September 19, 2017

Helping PR pros make smarter decisions

Who Put the Nom in the Um Nom Nom da Nom?

Who Put the Nom in the Um Nom Nom da Nom?

The social media site Twitter, largely known for being in the news for any apparent reason, is going through an interesting change of life:  The under 30’s are finding it. Perhaps more interesting it means the closer-to-50’s were the early adopters and helped it grow. They were the original “tweeple.” If you thought that this would bring a more serious overtone to the whole Twitter thing… NOT!

According to digital media measurement company ComScore, the fastest growing age groups in Twitter are ages 2-11 and ages 12-17 (really). Either way, July numbers from their research shows about 50 percent of the users are still more than 35 years of age, a slight drop from the recent 45-54 year old.

With that 2-11 age band growing, literacy may be improving faster than we think. What is that age group finding of relevance from the other users?

Communications on Twitter is done through “tweets,” a 140-character message that users share. These are viewable to people who are “following” or subscribing to your Tweets. The quality and relevance of the tweets you see are based on who you choose follow. You can follow people with varied backgrounds or news networks. You can get updates from industry publications, and even most newspapers, networks and television stations tweet their news.

With all this wisdom and life experience, the Tweeple have inherited a number of interesting words from many different origins. For example, “Tweeple” just sounds better than the sci-fi sounding Twitter people. You may have seen them in Return of the Twitter People, which are showing at Tweetups (where Tweeple meet). Then there’s the Twittersphere (what happens in Twitter), and people who meet and fall in love in the Twittersphere are (… wait … for … it …) Tweethearts. There’s even an amazing non-profit fundraiser cause called Twestival.

Overuse of these words will no doubt create Twubble for you. This twubble should not to be confused with the Twubble Twelescope.

Fortunately, not everything starts with a “Tw.” There are other terms like Nom Nom for food. The origin isn’t really clear, but it could be the sound of eating, popularized by the cats of icanhascheezburger.com.

There is also the “Fail Whale.” When Twitter cannot process your request you get the dreaded Fail Whale: a great bit of artwork by artist Yiying Lu of birds carrying a whale over the sea.

There are some “must know” abbreviations:

RT is for retweet, which is a forwarding of someone else’s tweet.  For example: RT @WayneNH My new MediaBullseye.com story is live!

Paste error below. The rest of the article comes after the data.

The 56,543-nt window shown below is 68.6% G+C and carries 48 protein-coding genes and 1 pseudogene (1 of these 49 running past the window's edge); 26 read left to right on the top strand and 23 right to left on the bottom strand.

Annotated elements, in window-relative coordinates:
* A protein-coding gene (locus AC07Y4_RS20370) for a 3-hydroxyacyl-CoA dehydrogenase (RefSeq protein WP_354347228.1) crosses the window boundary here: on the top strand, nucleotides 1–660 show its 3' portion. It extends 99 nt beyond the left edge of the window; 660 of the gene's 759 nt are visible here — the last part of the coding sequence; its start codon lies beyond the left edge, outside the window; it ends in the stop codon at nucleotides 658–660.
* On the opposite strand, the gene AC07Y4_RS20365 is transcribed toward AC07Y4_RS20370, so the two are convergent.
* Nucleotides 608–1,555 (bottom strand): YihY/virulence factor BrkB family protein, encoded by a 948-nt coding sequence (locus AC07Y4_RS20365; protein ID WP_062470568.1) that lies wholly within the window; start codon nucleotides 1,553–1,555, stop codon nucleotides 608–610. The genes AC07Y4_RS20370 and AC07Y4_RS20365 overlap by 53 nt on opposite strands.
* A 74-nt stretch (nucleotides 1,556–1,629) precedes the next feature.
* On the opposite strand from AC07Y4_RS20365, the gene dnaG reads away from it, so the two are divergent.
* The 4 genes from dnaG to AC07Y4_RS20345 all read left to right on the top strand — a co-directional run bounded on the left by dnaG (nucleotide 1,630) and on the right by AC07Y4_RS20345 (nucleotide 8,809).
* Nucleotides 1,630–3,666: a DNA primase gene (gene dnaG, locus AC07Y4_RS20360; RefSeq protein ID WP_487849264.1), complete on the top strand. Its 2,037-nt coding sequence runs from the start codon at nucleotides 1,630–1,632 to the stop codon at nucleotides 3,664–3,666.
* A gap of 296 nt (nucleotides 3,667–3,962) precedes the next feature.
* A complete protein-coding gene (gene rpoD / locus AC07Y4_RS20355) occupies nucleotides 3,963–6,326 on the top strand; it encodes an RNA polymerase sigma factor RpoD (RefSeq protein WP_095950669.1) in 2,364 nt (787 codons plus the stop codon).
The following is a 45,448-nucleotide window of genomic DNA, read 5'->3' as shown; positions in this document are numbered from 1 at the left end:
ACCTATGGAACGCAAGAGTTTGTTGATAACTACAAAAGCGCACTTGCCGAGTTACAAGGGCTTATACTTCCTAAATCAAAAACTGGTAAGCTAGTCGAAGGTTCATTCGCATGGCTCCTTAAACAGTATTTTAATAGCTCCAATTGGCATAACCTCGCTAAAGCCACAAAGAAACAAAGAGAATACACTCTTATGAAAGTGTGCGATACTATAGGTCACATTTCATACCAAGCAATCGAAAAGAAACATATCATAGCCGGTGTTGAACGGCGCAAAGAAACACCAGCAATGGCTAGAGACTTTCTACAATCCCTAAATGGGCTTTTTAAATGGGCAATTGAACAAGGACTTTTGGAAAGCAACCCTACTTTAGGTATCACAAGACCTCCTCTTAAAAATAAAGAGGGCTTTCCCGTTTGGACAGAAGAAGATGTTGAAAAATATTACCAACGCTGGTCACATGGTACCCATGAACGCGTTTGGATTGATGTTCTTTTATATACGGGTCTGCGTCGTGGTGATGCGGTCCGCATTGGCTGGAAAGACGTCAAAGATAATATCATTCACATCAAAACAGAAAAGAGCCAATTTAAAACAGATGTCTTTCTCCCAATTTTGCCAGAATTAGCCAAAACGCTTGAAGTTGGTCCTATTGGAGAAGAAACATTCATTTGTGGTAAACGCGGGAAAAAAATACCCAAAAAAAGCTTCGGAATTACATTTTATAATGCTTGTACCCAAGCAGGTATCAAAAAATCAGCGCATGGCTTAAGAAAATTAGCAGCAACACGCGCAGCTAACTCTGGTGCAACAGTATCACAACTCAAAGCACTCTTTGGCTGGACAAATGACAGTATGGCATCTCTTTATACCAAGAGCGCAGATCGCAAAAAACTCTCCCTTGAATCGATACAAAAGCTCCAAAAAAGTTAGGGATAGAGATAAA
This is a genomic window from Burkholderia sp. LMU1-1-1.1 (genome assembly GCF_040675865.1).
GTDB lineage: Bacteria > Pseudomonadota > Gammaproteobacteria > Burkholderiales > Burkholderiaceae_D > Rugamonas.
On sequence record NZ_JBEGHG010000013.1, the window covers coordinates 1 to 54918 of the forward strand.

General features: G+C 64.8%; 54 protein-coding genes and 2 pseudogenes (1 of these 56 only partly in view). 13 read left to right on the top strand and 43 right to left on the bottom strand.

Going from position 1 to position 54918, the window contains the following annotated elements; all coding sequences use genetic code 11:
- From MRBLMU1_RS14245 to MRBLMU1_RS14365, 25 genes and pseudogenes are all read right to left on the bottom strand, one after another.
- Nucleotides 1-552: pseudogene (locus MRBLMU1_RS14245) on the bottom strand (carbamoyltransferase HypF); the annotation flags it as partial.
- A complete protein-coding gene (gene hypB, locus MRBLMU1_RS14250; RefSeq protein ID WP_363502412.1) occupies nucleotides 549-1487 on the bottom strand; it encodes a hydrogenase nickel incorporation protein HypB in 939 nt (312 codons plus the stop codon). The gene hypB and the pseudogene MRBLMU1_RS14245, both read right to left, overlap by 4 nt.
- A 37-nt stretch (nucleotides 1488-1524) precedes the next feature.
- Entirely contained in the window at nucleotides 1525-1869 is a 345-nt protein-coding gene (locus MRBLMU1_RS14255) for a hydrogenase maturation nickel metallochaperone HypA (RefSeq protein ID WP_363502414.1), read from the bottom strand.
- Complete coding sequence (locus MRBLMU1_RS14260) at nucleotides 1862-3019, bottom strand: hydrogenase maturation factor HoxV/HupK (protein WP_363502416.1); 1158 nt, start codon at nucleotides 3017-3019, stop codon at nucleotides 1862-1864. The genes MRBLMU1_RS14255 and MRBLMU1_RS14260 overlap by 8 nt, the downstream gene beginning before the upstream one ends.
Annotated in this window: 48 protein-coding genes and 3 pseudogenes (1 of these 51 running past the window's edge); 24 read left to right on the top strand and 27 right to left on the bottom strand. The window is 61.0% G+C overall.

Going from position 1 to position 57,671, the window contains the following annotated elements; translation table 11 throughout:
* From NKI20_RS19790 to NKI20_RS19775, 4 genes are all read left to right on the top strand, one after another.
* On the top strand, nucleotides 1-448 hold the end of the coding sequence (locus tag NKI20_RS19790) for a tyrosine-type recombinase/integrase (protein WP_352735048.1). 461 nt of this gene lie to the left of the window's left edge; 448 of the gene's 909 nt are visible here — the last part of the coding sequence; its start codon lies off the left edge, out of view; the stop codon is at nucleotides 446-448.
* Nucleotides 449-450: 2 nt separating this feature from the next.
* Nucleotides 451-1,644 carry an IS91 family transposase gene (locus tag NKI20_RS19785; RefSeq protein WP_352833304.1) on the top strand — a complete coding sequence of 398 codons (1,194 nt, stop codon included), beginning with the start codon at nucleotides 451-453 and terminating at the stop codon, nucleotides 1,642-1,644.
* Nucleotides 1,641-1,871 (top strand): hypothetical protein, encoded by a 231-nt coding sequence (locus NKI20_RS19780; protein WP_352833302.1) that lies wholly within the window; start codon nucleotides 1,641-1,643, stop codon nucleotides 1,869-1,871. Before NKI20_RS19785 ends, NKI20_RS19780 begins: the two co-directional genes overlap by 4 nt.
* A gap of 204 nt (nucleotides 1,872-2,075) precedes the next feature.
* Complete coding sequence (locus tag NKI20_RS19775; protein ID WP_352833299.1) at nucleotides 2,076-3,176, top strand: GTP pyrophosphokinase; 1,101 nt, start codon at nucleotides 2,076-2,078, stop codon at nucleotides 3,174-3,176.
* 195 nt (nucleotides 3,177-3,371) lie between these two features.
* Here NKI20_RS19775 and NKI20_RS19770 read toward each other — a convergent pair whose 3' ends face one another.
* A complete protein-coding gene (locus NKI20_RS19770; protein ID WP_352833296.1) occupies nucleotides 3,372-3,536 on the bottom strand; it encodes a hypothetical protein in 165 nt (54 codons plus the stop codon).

DM – Direct Message lets you communicate to a single person.
FTW – For the Win / FTL, For The Loss. This originated within the gamer communities.
LMK – Let Me Know
OH – Over Heard;
Okthxbai. Okay, thanks, bye.
W00t! Say it loud while smiling and you have the idea. Most sources credit the hacker and l33t (leet) communities for this one.

There are others, but the truth is virtually all tweets are in plain English.  There has been a lot of chatter that the vast majority of tweets are
spam, babble, or just useless. You, however, aren’t following all the users – just the users who are of interest to you and add value to your day. If you follow someone and they tweet a lot of useless content, unfollow them. On the other hand, share what is useful to you. Make it your online brand.

Twitter is about useful content and building relationships. It’s about professional and personal networks. Companies growing their presence on Twitter are learning the value in one-on-one relationships. Even in tough economic times, many companies are growing their social media departments.

They see where their next “nom noms” are coming from, and it is social media. Not just Twitter, but the social media and mobile networks that will follow. It’s about the relationships and marketing to your individual needs, and there is no turning back now.

OkThxBai.

Special thanks to @amcmoore, @walterelly, @tamadear and @sametz for their help.

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1 Comment

  1. Amy Fitch

    Great post. It’s very exciting to ponder what types of “mobile networks will follow.” As an aside, am I behind the power curve because I haven’t (yet) taught my 2 year old to Tweet? Hmm…

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